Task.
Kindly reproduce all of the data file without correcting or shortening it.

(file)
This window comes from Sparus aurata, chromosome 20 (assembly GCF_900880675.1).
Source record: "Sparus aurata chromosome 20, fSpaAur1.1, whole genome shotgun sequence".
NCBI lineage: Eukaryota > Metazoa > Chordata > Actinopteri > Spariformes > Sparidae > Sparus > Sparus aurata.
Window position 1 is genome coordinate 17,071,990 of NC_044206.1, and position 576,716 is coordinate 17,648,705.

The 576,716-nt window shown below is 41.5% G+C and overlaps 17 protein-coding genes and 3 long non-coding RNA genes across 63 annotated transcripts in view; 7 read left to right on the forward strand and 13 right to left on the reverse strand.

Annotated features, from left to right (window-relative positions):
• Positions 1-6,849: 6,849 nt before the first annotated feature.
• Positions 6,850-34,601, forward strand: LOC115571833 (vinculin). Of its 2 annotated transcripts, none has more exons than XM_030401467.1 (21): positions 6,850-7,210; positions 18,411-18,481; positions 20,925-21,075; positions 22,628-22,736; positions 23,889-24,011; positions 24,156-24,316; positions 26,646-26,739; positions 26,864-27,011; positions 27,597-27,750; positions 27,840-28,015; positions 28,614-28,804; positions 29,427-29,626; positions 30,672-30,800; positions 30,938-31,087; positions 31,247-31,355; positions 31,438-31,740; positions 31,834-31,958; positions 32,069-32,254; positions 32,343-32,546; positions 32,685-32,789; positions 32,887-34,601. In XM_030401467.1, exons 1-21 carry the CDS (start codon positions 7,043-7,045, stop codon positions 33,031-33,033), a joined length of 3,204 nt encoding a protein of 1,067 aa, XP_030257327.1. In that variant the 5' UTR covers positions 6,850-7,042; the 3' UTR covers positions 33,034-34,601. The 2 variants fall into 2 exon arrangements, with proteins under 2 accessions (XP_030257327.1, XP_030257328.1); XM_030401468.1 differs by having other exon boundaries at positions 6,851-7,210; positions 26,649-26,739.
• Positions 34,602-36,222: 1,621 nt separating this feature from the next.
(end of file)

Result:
This window comes from Sparus aurata, chromosome 20 (assembly GCF_900880675.1).
Source record: "Sparus aurata chromosome 20, fSpaAur1.1, whole genome shotgun sequence".
NCBI lineage: Eukaryota > Metazoa > Chordata > Actinopteri > Spariformes > Sparidae > Sparus > Sparus aurata.
Window position 1 is genome coordinate 17,071,990 of NC_044206.1, and position 576,716 is coordinate 17,648,705.

The 576,716-nt window shown below is 41.5% G+C and overlaps 17 protein-coding genes and 3 long non-coding RNA genes across 63 annotated transcripts in view; 7 read left to right on the forward strand and 13 right to left on the reverse strand.

Annotated features, from left to right (window-relative positions):
• Positions 1-6,849: 6,849 nt before the first annotated feature.
• Positions 6,850-34,601, forward strand: LOC115571833 (vinculin). Of its 2 annotated transcripts, none has more exons than XM_030401467.1 (21): positions 6,850-7,210; positions 18,411-18,481; positions 20,925-21,075; positions 22,628-22,736; positions 23,889-24,011; positions 24,156-24,316; positions 26,646-26,739; positions 26,864-27,011; positions 27,597-27,750; positions 27,840-28,015; positions 28,614-28,804; positions 29,427-29,626; positions 30,672-30,800; positions 30,938-31,087; positions 31,247-31,355; positions 31,438-31,740; positions 31,834-31,958; positions 32,069-32,254; positions 32,343-32,546; positions 32,685-32,789; positions 32,887-34,601. In XM_030401467.1, exons 1-21 carry the CDS (start codon positions 7,043-7,045, stop codon positions 33,031-33,033), a joined length of 3,204 nt encoding a protein of 1,067 aa, XP_030257327.1. In that variant the 5' UTR covers positions 6,850-7,042; the 3' UTR covers positions 33,034-34,601. The 2 variants fall into 2 exon arrangements, with proteins under 2 accessions (XP_030257327.1, XP_030257328.1); XM_030401468.1 differs by having other exon boundaries at positions 6,851-7,210; positions 26,649-26,739.
• Positions 34,602-36,222: 1,621 nt separating this feature from the next.